Israeli PM Netanyahu Rules Out Gaza Withdrawal or Release of Thousands of Militants

Israel’s army said Tuesday it was flooding Hamas’s attack tunnels amid intense fighting in Gaza, even as international mediators pushed for a new halt in the nearly four-month war.

The epicentre of the fighting has been Khan Yunis, southern Gaza’s main city where vast areas have been reduced to a muddy wasteland of bombed-out buildings.

The Israeli military said it had adopted the tactic of channelling water into Hamas’s vast underground network of tunnels that it has dubbed “the Gaza metro”.

“It is part of a range of tools deployed by the IDF (Israeli army) to neutralise the threat of Hamas’s subterranean network of tunnels,” it said, confirming media reports.

At the start of the Israel-Hamas war in October, there were 1,300 tunnels over 500 kilometres (310 miles) in Gaza, according to a study from the US military academy West Point.

The army vowed to destroy them in the wake of Hamas’s October 7 attacks on Israel that resulted in the deaths of around 1,140 people, mostly civilians, according to an AFP tally based on official Israeli figures.

Some 250 hostages were also dragged to Gaza during the October 7 attack, of which around 132 are still held captive, including bodies of at least 28 people believed to have been killed.

Since the Hamas attack, Israel has launched a withering air, land and sea offensive in Gaza that has killed at least 26,751 people, mostly women and children, according to the health ministry in the territory.

The military says many of the hostages taken by Hamas have been or continue to be held in the vast network of tunnels.

In December, some Israeli media said the army was leaning towards flooding the tunnels with seawater pumped from the Mediterranean, but experts warned it was dangerous and poses huge risks to civilians.

On Tuesday, the military said it had taken care not to “damage the area’s groundwater”.

Truce talks

In Khan Yunis, the Israeli army said its troops fighting in city blocks and tunnels had “eliminated terrorists during combat and located large quantities of weapons”.

Islamic Jihad, a Palestinian militant group fighting alongside Hamas, said it was battling Israeli forces near Khan Yunis and in other areas including Gaza City.

In the latest efforts to broker a new truce, a meeting in Paris on Sunday between top US, Israeli, Egyptian and Qatari officials resulted in a proposed framework.

Hamas said on Tuesday it had received the proposal, saying on its Telegram account that it was “in the process of examining it and delivering its response”.

Qatari Prime Minister Sheikh Mohammed bin Abdulrahman Al Thani, whose government helped broker a previous truce in November, voiced hope an initial deal might lead to a permanent ceasefire.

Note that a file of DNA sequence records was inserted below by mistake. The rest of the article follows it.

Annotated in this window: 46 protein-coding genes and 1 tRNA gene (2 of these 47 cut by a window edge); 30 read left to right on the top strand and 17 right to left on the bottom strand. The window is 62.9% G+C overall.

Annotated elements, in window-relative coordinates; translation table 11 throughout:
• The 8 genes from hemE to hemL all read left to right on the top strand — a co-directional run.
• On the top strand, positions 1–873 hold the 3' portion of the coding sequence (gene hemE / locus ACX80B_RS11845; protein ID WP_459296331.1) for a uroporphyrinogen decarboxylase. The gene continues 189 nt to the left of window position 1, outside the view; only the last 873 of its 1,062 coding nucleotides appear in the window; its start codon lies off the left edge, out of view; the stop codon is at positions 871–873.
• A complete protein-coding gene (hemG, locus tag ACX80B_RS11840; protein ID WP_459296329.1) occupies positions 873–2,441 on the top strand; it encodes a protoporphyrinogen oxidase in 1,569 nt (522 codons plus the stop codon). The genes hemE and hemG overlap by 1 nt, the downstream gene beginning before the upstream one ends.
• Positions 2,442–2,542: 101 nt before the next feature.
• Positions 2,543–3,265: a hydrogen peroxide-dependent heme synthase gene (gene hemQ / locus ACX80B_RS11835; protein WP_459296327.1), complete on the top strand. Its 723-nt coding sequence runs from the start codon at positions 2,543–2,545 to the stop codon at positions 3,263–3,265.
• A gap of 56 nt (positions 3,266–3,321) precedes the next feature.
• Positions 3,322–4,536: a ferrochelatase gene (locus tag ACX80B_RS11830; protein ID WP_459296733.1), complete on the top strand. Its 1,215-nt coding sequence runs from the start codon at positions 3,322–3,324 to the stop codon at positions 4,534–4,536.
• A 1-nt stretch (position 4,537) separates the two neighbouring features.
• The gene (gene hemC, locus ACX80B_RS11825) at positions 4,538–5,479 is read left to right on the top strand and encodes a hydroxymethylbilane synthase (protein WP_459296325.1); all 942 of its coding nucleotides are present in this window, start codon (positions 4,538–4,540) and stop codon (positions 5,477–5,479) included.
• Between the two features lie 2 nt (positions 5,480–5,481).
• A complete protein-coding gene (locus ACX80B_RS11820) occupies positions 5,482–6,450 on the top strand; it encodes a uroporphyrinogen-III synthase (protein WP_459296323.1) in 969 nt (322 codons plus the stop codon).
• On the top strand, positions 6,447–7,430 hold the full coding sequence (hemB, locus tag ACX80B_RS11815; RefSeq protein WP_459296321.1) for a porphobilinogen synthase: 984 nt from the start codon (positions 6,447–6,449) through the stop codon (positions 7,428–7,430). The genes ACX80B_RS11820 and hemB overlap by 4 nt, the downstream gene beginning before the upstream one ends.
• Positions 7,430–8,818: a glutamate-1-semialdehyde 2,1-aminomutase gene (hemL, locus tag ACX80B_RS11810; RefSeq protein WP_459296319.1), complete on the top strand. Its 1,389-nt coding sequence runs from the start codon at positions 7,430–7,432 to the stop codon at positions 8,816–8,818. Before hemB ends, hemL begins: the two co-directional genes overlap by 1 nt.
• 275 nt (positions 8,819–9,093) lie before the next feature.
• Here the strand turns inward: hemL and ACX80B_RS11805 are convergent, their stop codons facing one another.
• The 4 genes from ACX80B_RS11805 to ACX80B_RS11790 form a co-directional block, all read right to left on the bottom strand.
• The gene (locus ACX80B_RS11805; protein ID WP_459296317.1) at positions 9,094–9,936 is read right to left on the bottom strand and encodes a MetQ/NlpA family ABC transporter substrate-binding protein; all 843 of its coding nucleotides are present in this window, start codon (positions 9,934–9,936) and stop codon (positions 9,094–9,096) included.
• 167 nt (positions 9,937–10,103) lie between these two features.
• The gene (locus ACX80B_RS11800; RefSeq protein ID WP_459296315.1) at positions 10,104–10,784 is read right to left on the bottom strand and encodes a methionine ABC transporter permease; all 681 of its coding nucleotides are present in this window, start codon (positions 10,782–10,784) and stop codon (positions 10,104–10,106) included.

Sheikh Mohammed said the current plan included a phased truce that would see women and children hostages released first, with more aid also entering Gaza.

The United States expressed hope for a deal, with Secretary of State Antony Blinken saying “very important, productive work has been done”.

Israeli Prime Minister Benjamin Netanyahu, whose office earlier also called the talks “constructive”, ruled out releasing “thousands” of Palestinian prisoners as part of any deal to halt fighting in Gaza.

“I would like to make it clear… We will not withdraw the IDF from the Gaza Strip and we will not release thousands of terrorists. None of this will happen,” he said Tuesday.

Undercover hospital raid

Violence has surged in the West Bank since the start of the war.

On Wednesday, Israeli undercover troops raided a hospital in Jenin, in the north of the Israeli-occupied Palestinian territory, killing three men the army said were members of a “terrorist cell”.

Some of the Israeli agents were dressed as medical staff and carried a wheelchair and baby carrier as props, according to officials and hospital CCTV footage released by the Ramallah-based Palestinian health ministry.

Hamas said one of the three killed, Muhammad Jalamnah, was a commander in its armed wing.

The Israeli army charged that Jalamnah, allegedly “inspired” by the October 7 attack, had “planned to carry out a terror attack in the immediate future and used the hospital as a hiding place”.

The Palestinian health ministry said hospitals enjoy special protection under international law and urged the United Nations to help end Israel’s “daily string of crimes… against our people and health centres”.

In southern Gaza, Palestinians buried dozens of bodies in a mass grave after officials said Israel returned remains it had exhumed from the territory.

The Israeli military did not respond to a request to comment, although it has previously made remarks about exhuming bodies from Gaza graves in search of Israeli hostages.

UNRWA ‘distraction’

Fears have grown that the Middle East could face a wider conflict, after months of violence involving Iran-backed allies of Hamas in Lebanon, Iraq, Syria and Yemen, who have also targeted US forces.

The war has left much of Gaza in ruins and sparked a spiralling humanitarian crisis for its 2.4 million people, many of whom face the threats of hunger and disease.

Israel has alleged that about a dozen staff of the main UN aid agency for Palestinians took part in the October 7 attack, leading key donor countries including the United States and Germany to suspend funding.

UN Secretary-General Antonio Guterres, who has pleaded for continued support to meet the “dire needs”, will have talks with donors in New York on Tuesday, his office said, as investigations into Israel’s claims continue.

The World Health Organization called the row over UNRWA “a distraction from what’s really going on every day, every hour, every minute in Gaza”.

(This story has not been edited by News18 staff and is published from a syndicated news agency feed – AFP)

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